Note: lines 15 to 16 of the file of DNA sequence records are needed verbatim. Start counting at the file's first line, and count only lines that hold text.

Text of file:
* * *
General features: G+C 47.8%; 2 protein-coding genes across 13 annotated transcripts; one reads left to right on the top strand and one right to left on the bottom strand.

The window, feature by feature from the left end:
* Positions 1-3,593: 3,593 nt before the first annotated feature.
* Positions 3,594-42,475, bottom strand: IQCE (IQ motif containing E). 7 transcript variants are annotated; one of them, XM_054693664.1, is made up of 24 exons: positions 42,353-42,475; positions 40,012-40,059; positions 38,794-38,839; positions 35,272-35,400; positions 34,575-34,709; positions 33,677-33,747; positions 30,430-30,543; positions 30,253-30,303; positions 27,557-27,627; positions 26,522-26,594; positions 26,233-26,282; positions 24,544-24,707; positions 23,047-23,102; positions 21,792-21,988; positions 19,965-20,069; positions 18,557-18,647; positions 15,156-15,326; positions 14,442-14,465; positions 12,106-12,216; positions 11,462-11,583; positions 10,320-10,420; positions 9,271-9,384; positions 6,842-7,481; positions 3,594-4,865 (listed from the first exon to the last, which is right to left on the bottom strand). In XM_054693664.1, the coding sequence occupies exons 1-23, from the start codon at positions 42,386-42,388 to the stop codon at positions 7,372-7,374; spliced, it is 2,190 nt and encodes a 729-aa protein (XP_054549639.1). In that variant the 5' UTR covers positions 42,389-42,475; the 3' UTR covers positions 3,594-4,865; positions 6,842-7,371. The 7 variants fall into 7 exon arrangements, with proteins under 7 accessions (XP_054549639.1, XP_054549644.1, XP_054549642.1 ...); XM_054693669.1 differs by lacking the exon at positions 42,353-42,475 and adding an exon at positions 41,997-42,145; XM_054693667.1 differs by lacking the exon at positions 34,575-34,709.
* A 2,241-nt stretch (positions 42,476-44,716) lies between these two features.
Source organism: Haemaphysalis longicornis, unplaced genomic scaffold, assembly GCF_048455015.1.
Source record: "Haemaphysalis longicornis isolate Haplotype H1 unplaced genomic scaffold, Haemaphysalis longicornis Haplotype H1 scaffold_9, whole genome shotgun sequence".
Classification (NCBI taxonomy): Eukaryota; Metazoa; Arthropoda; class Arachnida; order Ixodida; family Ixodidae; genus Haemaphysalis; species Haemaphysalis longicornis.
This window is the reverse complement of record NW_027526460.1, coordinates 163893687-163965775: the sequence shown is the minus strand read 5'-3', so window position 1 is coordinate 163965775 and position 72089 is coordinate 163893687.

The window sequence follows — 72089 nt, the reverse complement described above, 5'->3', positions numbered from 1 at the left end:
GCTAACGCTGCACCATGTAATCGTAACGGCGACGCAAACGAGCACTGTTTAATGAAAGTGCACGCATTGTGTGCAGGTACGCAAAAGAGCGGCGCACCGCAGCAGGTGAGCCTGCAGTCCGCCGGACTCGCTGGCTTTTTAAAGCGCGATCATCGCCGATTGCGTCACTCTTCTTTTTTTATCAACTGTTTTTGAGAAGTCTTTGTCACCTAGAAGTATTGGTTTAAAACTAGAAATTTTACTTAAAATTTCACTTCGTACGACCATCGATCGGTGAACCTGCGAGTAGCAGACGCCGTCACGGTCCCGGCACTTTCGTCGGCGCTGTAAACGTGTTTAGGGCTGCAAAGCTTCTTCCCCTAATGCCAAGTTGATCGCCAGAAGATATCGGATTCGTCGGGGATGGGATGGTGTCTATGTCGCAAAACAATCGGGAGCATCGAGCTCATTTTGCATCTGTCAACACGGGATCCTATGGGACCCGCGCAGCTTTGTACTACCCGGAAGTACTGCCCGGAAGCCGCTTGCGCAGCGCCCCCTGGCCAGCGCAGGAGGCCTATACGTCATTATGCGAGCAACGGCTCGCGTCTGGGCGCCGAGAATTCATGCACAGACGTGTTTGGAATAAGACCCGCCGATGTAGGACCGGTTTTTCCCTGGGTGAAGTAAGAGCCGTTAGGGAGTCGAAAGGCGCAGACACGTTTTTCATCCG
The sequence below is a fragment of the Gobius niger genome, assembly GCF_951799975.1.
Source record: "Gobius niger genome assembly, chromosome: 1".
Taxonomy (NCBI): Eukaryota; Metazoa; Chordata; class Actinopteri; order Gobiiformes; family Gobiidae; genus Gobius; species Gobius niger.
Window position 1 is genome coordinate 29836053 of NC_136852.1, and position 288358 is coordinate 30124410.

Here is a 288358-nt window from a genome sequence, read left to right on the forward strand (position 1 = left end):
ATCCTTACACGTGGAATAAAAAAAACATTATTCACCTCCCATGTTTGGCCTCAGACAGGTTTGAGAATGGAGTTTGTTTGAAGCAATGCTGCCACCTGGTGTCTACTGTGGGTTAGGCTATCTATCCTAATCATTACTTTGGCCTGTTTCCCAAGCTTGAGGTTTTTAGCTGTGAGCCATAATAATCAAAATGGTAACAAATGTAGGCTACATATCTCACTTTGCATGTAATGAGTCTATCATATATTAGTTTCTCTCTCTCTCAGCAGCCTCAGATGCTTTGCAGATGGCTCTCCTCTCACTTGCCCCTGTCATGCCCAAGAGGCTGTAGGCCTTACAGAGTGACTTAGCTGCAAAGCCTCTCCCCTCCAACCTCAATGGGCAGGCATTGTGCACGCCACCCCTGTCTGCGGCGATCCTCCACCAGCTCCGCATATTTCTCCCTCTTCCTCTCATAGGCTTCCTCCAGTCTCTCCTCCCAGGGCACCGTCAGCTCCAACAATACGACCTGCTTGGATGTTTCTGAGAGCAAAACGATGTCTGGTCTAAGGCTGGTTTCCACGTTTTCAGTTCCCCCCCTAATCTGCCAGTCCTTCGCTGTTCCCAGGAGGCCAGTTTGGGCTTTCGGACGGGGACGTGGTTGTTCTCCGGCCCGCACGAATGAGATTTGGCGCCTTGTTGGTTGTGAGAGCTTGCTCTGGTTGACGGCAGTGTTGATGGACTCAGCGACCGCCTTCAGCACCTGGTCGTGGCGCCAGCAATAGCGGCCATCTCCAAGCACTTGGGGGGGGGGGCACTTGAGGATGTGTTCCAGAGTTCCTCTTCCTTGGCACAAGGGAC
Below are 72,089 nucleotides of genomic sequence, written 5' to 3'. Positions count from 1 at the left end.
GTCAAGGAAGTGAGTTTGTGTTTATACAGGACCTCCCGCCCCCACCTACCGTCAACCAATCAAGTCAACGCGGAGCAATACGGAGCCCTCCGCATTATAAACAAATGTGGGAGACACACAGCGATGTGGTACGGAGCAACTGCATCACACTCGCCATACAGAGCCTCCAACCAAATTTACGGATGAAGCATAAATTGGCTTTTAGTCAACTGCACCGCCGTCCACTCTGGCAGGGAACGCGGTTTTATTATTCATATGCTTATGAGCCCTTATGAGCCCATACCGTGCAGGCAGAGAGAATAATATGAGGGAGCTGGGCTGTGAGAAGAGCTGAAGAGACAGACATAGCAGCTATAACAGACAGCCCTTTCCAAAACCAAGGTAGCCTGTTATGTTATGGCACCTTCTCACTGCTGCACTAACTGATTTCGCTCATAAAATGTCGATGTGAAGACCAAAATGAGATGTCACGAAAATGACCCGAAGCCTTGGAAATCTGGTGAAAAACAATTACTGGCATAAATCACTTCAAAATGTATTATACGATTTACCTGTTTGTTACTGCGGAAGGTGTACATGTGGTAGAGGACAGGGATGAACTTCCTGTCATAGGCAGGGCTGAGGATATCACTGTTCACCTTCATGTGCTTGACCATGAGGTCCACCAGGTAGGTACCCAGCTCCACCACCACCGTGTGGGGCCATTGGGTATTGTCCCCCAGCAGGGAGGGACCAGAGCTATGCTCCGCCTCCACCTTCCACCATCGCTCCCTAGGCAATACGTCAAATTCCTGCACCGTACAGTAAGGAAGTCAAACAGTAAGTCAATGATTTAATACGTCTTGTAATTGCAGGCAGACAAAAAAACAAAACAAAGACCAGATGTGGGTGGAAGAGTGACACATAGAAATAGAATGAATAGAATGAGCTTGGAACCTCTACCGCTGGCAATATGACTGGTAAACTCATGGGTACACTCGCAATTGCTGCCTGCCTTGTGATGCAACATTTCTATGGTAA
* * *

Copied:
Window position 1 is genome coordinate 29836053 of NC_136852.1, and position 288358 is coordinate 30124410.

Here is a 288358-nt window from a genome sequence, read left to right on the forward strand (position 1 = left end):